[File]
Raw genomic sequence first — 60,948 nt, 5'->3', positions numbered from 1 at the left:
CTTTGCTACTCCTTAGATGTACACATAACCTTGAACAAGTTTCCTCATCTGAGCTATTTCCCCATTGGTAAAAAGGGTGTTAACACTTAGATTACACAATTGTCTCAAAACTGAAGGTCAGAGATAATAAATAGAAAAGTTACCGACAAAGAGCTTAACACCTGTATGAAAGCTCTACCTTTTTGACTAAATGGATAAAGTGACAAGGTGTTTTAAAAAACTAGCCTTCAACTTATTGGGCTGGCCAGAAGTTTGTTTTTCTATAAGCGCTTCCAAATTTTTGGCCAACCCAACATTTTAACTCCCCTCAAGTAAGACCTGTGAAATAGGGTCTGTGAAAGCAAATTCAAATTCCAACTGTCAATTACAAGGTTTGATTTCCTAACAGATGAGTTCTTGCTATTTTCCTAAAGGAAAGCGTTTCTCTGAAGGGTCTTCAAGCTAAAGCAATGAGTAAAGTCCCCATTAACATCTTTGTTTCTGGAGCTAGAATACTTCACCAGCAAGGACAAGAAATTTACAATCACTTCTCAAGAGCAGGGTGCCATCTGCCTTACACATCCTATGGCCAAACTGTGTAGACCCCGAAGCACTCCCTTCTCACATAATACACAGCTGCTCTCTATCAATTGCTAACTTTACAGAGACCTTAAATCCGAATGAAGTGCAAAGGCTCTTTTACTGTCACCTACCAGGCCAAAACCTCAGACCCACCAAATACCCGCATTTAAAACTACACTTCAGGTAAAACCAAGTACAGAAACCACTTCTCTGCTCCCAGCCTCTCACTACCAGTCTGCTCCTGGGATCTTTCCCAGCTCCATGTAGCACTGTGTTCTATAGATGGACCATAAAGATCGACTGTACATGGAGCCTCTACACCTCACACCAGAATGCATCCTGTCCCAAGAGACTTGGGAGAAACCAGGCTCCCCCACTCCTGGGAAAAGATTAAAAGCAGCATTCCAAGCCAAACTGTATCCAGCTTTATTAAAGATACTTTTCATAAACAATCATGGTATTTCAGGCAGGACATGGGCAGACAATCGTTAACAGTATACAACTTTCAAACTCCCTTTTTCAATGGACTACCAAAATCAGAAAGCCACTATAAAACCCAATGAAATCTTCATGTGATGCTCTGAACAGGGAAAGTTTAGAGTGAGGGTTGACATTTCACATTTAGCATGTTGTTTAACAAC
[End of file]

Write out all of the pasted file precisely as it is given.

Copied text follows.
Raw genomic sequence first — 60,948 nt, 5'->3', positions numbered from 1 at the left:
CTTTGCTACTCCTTAGATGTACACATAACCTTGAACAAGTTTCCTCATCTGAGCTATTTCCCCATTGGTAAAAAGGGTGTTAACACTTAGATTACACAATTGTCTCAAAACTGAAGGTCAGAGATAATAAATAGAAAAGTTACCGACAAAGAGCTTAACACCTGTATGAAAGCTCTACCTTTTTGACTAAATGGATAAAGTGACAAGGTGTTTTAAAAAACTAGCCTTCAACTTATTGGGCTGGCCAGAAGTTTGTTTTTCTATAAGCGCTTCCAAATTTTTGGCCAACCCAACATTTTAACTCCCCTCAAGTAAGACCTGTGAAATAGGGTCTGTGAAAGCAAATTCAAATTCCAACTGTCAATTACAAGGTTTGATTTCCTAACAGATGAGTTCTTGCTATTTTCCTAAAGGAAAGCGTTTCTCTGAAGGGTCTTCAAGCTAAAGCAATGAGTAAAGTCCCCATTAACATCTTTGTTTCTGGAGCTAGAATACTTCACCAGCAAGGACAAGAAATTTACAATCACTTCTCAAGAGCAGGGTGCCATCTGCCTTACACATCCTATGGCCAAACTGTGTAGACCCCGAAGCACTCCCTTCTCACATAATACACAGCTGCTCTCTATCAATTGCTAACTTTACAGAGACCTTAAATCCGAATGAAGTGCAAAGGCTCTTTTACTGTCACCTACCAGGCCAAAACCTCAGACCCACCAAATACCCGCATTTAAAACTACACTTCAGGTAAAACCAAGTACAGAAACCACTTCTCTGCTCCCAGCCTCTCACTACCAGTCTGCTCCTGGGATCTTTCCCAGCTCCATGTAGCACTGTGTTCTATAGATGGACCATAAAGATCGACTGTACATGGAGCCTCTACACCTCACACCAGAATGCATCCTGTCCCAAGAGACTTGGGAGAAACCAGGCTCCCCCACTCCTGGGAAAAGATTAAAAGCAGCATTCCAAGCCAAACTGTATCCAGCTTTATTAAAGATACTTTTCATAAACAATCATGGTATTTCAGGCAGGACATGGGCAGACAATCGTTAACAGTATACAACTTTCAAACTCCCTTTTTCAATGGACTACCAAAATCAGAAAGCCACTATAAAACCCAATGAAATCTTCATGTGATGCTCTGAACAGGGAAAGTTTAGAGTGAGGGTTGACATTTCACATTTAGCATGTTGTTTAACAAC